kranthi, you are wrong here.  popen() will open a pipe to a process.
You must have meant fopen() which doesnt work with pipes, but with

you first popen php (ie execute it)
you then write the code you want php to exec (php is still executing,
reading your input)
at the end you pclose php and then it is executed
But this, while still using 2 threads (ie the original webserver
thread, and the popen("php"...) will not be multitasking, why?
Because the first thread is writing to the second one.

You will need to look into threading functions to get a multi-threaded
program.  But a simpler approach is to execute something in the
background like this:
system("someprog &")
This works on linux at least.  System will return immediately with
success (you will never be able to catch someprog's return).  But
being a completely separate process, there wont be any communication
possible naturally, you would have to implement inter-process
communication (IPC)...  but the simplest approach would probably be:

1) webserver receives client request and data
2) webserver writes data on file, ready to be worked on by the bg thread.
3) webserver calls system("somebgprog &")
4) somebgprog starts executing and checks the content of predetermined
file and starts working on it.  It could report its status into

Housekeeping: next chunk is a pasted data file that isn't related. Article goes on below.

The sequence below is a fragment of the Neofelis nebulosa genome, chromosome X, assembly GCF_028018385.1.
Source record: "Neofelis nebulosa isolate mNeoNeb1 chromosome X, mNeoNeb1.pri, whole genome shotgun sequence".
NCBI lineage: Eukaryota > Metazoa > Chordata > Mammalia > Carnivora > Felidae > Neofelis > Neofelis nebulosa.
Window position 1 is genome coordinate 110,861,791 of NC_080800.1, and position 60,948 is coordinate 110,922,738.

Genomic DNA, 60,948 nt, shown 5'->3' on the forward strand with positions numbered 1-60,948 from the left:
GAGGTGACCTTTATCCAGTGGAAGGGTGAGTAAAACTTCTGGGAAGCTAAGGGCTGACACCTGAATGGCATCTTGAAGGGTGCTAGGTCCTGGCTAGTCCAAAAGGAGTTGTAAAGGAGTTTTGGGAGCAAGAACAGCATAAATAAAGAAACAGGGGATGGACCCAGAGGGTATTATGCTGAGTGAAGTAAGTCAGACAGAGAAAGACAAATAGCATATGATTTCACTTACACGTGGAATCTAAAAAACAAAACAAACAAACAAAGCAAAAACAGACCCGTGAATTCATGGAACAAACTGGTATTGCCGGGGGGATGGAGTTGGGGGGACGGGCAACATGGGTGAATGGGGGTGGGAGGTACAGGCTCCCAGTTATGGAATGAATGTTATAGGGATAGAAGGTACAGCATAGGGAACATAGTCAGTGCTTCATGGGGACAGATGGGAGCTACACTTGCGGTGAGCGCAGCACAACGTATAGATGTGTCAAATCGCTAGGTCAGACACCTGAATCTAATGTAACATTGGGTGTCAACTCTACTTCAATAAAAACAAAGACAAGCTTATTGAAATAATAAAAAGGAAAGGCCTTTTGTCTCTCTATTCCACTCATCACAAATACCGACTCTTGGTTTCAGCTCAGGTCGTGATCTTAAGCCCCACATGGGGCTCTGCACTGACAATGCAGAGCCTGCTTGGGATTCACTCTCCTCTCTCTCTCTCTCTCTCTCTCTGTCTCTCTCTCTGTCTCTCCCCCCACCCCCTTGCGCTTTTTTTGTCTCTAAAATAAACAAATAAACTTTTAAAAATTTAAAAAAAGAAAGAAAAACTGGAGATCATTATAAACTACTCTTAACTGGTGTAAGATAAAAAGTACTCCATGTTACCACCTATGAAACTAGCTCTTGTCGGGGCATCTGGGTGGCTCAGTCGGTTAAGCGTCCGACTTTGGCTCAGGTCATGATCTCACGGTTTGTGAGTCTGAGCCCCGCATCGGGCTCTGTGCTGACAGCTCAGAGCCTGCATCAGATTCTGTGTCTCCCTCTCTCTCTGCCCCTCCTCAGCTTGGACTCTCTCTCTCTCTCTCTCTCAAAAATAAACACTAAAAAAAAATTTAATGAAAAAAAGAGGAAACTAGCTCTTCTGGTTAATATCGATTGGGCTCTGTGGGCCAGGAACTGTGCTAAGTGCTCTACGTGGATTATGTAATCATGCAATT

another file (which can be read by the server).

A simple way to make this "somebgprog" is using php... you build your
CLI-PHP script and then call system("php /path/to/bgscript.php &")

One problem to think about in advance:  What happens if you have many
of these queries at the same time?  eh, you'll get many threads
working at the same time in bg...  this could lead to issues...

Good luck!

On Tue, May 26, 2009 at 4:55 AM, kranthi<> wrote:
> popen will allow you to read/write data to a file but not execute the php 
> code.
> i am assuming that you want to execute the php script like
> include/require does.. if that is the case system() will serve your
> purpose....but this requires php to be installed as a CLI
> <?php
> $res = system("path/to/php.exe /path/to/second/file.php");
> ?>
> but as Nathan suggested it would be best for you if you considered
> alternative options. for example you can make an AJAX  request to the
> second file.
> Kranthi.
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